Rosamond Gerardine and Aspasia Cuningham lay back, silent, each in her
corner of the railway carriage, while the English landscape flew by
them, wet and green and autumn brown, gleaming in a fugitive yellow
sunlight.

Aspasia still felt the pressure of Bethune’s unconsciously hard
hand-grip.  His image, as he had stood bareheaded looking after the
moving train, was still vivid before her eyes.  His last words: "It is
not good-bye," were ringing in her ears.  His face had looked wistful,
she thought; his cold glance had taken that warm good look she claimed
as her own.  She was glad it was not good-bye.  And yet, as they steamed
away, she, watching him as long as she could, saw, and could not hide it
from herself, that it was upon Lady Gerardine his eyes were fixed at the
last—fixed with an expression which had already become familiar to her.
"One would think he hated her—sometimes," said shrewd Baby to herself,
"and yet, when she’s there, he forgets me.  I might as well be dead, or
a fright."

This puzzled her and troubled her, too, a little. She glanced across now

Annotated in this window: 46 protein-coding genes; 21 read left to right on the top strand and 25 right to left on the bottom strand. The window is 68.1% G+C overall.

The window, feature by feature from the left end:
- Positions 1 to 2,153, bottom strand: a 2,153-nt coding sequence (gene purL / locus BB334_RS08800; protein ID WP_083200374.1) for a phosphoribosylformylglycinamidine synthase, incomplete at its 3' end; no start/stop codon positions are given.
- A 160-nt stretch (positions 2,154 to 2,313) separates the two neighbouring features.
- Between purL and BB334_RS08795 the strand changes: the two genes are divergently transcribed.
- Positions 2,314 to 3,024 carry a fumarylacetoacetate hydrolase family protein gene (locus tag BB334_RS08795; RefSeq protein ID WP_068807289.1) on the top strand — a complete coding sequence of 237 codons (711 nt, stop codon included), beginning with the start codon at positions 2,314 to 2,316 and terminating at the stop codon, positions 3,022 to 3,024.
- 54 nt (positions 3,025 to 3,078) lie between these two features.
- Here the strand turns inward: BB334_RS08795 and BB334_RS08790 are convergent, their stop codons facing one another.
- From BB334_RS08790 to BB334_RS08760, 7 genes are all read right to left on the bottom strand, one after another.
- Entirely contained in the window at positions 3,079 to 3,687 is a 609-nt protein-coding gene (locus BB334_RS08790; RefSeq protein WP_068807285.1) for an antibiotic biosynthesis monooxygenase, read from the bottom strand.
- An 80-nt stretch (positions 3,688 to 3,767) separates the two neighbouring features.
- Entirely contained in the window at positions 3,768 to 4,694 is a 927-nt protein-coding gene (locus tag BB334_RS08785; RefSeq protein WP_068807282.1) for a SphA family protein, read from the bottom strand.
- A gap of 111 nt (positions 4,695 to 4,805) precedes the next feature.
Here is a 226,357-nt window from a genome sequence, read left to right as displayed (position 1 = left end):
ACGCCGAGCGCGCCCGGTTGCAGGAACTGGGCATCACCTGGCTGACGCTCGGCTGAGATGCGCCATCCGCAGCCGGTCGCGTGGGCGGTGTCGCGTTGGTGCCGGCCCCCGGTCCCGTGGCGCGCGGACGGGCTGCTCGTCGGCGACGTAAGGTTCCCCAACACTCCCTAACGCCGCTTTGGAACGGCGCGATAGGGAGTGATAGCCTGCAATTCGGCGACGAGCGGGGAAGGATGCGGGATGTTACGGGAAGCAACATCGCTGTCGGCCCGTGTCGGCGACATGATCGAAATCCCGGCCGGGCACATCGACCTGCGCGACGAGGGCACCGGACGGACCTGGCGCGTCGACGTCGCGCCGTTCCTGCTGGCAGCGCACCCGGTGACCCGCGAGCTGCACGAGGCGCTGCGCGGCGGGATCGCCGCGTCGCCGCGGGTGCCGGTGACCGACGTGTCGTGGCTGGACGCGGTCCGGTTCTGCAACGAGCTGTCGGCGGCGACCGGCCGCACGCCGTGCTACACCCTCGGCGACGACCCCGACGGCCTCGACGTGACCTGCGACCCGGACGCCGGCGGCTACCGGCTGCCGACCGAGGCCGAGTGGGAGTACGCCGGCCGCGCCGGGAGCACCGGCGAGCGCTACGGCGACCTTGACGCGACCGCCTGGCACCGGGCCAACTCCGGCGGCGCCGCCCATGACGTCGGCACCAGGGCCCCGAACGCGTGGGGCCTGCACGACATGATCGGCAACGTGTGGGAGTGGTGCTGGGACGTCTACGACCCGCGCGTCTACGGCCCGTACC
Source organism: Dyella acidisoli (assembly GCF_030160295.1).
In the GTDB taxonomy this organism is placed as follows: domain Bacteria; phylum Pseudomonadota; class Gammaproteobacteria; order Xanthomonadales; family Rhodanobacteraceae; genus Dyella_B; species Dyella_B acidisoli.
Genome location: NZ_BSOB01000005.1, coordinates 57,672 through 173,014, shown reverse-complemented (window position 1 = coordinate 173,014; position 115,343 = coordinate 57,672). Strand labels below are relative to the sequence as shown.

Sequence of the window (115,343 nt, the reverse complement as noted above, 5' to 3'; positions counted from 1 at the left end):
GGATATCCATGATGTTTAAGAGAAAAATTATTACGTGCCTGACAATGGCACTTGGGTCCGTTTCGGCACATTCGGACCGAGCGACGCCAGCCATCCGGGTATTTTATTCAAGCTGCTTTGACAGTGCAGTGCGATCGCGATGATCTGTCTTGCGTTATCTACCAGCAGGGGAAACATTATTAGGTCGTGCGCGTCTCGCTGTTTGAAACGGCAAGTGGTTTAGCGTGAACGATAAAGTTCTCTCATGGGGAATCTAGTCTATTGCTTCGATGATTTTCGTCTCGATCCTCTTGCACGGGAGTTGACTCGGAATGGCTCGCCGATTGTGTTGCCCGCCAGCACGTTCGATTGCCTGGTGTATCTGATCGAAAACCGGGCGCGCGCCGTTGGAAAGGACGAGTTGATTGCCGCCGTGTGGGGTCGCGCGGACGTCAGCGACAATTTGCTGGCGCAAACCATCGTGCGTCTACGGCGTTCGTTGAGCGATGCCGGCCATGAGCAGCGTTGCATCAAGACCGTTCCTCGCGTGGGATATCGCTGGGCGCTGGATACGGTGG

at her aunt’s abstracted countenance.  "I am sure," she thought, in
loyal admiration, "if he were madly in love with her, it would be only
natural.  But it’s not love—it’s more like hate and a sort of pain."
With all her sageness, Baby was only eighteen.

How completely had Raymond Bethune passed from Lady Gerardine’s
mind—even before he had passed from her sight!

She had nearly reached the end of her journey. The burning land she had
left behind her—once the land of her desire—seemed now but a place
visited in long evil dreams, where she had undergone unimaginable
sufferings during the bondage of sleep.  The humid air of England beat
upon her face through the open window with a comforting assurance as of
waking reality.

She had told herself she was travelling with her dead.  Never for one
hour of her long journey had she forgotten the meaning of that box under
Jani’s care. But, with every sunrise that marked a wider distance
between her and India, she drew a freer breath.  With every stage she
felt herself less Lady Gerardine, wife; and more Mrs. English, widow.
There was beginning to be an extraordinary restfulness in the sensation.

They sped through the New Forest glades, sodden after the rain, now
flashing gold-brown with that shaft of sun; now black-green, cavernous,
mysterious, where the pines grow close.  And then came the moorland
stretches, reaching up to a pale-blue cleft in the storm-weighted
clouds.  How cool it all was!  How soft the colours!  How benign the wet
sky, how different from the metal glare of the land that had betrayed
her!

And, by-and-by, white gleams of sunshine began to deepen into primroses
and ambers; towards the west the sky grew ever clearer, and the leaden
wrack, parting, showed an horizon like to a honey sea against the rising